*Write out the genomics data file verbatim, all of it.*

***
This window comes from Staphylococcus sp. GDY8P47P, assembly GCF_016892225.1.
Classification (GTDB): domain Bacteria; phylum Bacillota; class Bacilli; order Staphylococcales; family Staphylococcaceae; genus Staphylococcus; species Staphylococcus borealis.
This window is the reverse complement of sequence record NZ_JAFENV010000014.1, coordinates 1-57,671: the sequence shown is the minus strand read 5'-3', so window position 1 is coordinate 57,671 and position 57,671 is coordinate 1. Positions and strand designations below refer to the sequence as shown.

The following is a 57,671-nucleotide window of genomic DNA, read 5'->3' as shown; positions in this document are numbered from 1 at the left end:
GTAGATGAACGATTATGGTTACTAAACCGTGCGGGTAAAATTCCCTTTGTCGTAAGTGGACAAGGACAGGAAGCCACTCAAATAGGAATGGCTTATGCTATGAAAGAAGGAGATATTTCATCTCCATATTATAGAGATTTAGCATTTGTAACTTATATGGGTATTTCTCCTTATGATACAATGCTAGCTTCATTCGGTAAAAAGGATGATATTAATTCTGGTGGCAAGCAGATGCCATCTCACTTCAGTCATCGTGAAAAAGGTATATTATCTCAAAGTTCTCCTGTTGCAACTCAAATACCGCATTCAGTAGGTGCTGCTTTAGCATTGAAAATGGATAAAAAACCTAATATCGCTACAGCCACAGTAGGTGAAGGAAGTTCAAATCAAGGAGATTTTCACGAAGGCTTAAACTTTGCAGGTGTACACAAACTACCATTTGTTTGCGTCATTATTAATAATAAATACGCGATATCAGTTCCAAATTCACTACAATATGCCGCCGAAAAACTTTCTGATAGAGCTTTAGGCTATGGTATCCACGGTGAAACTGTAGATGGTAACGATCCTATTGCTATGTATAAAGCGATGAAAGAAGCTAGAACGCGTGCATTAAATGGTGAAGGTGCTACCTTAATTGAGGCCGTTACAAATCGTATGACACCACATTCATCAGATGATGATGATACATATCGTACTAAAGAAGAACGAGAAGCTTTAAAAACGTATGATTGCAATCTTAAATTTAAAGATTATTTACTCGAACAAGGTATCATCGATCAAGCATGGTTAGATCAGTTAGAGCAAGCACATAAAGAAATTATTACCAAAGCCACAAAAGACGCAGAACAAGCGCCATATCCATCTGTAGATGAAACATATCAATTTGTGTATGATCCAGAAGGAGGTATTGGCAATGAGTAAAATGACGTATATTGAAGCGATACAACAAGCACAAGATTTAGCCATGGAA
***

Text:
This window comes from Staphylococcus sp. GDY8P47P, assembly GCF_016892225.1.
Classification (GTDB): domain Bacteria; phylum Bacillota; class Bacilli; order Staphylococcales; family Staphylococcaceae; genus Staphylococcus; species Staphylococcus borealis.
This window is the reverse complement of sequence record NZ_JAFENV010000014.1, coordinates 1-57,671: the sequence shown is the minus strand read 5'-3', so window position 1 is coordinate 57,671 and position 57,671 is coordinate 1. Positions and strand designations below refer to the sequence as shown.

The following is a 57,671-nucleotide window of genomic DNA, read 5'->3' as shown; positions in this document are numbered from 1 at the left end:
GTAGATGAACGATTATGGTTACTAAACCGTGCGGGTAAAATTCCCTTTGTCGTAAGTGGACAAGGACAGGAAGCCACTCAAATAGGAATGGCTTATGCTATGAAAGAAGGAGATATTTCATCTCCATATTATAGAGATTTAGCATTTGTAACTTATATGGGTATTTCTCCTTATGATACAATGCTAGCTTCATTCGGTAAAAAGGATGATATTAATTCTGGTGGCAAGCAGATGCCATCTCACTTCAGTCATCGTGAAAAAGGTATATTATCTCAAAGTTCTCCTGTTGCAACTCAAATACCGCATTCAGTAGGTGCTGCTTTAGCATTGAAAATGGATAAAAAACCTAATATCGCTACAGCCACAGTAGGTGAAGGAAGTTCAAATCAAGGAGATTTTCACGAAGGCTTAAACTTTGCAGGTGTACACAAACTACCATTTGTTTGCGTCATTATTAATAATAAATACGCGATATCAGTTCCAAATTCACTACAATATGCCGCCGAAAAACTTTCTGATAGAGCTTTAGGCTATGGTATCCACGGTGAAACTGTAGATGGTAACGATCCTATTGCTATGTATAAAGCGATGAAAGAAGCTAGAACGCGTGCATTAAATGGTGAAGGTGCTACCTTAATTGAGGCCGTTACAAATCGTATGACACCACATTCATCAGATGATGATGATACATATCGTACTAAAGAAGAACGAGAAGCTTTAAAAACGTATGATTGCAATCTTAAATTTAAAGATTATTTACTCGAACAAGGTATCATCGATCAAGCATGGTTAGATCAGTTAGAGCAAGCACATAAAGAAATTATTACCAAAGCCACAAAAGACGCAGAACAAGCGCCATATCCATCTGTAGATGAAACATATCAATTTGTGTATGATCCAGAAGGAGGTATTGGCAATGAGTAAAATGACGTATATTGAAGCGATACAACAAGCACAAGATTTAGCCATGGAA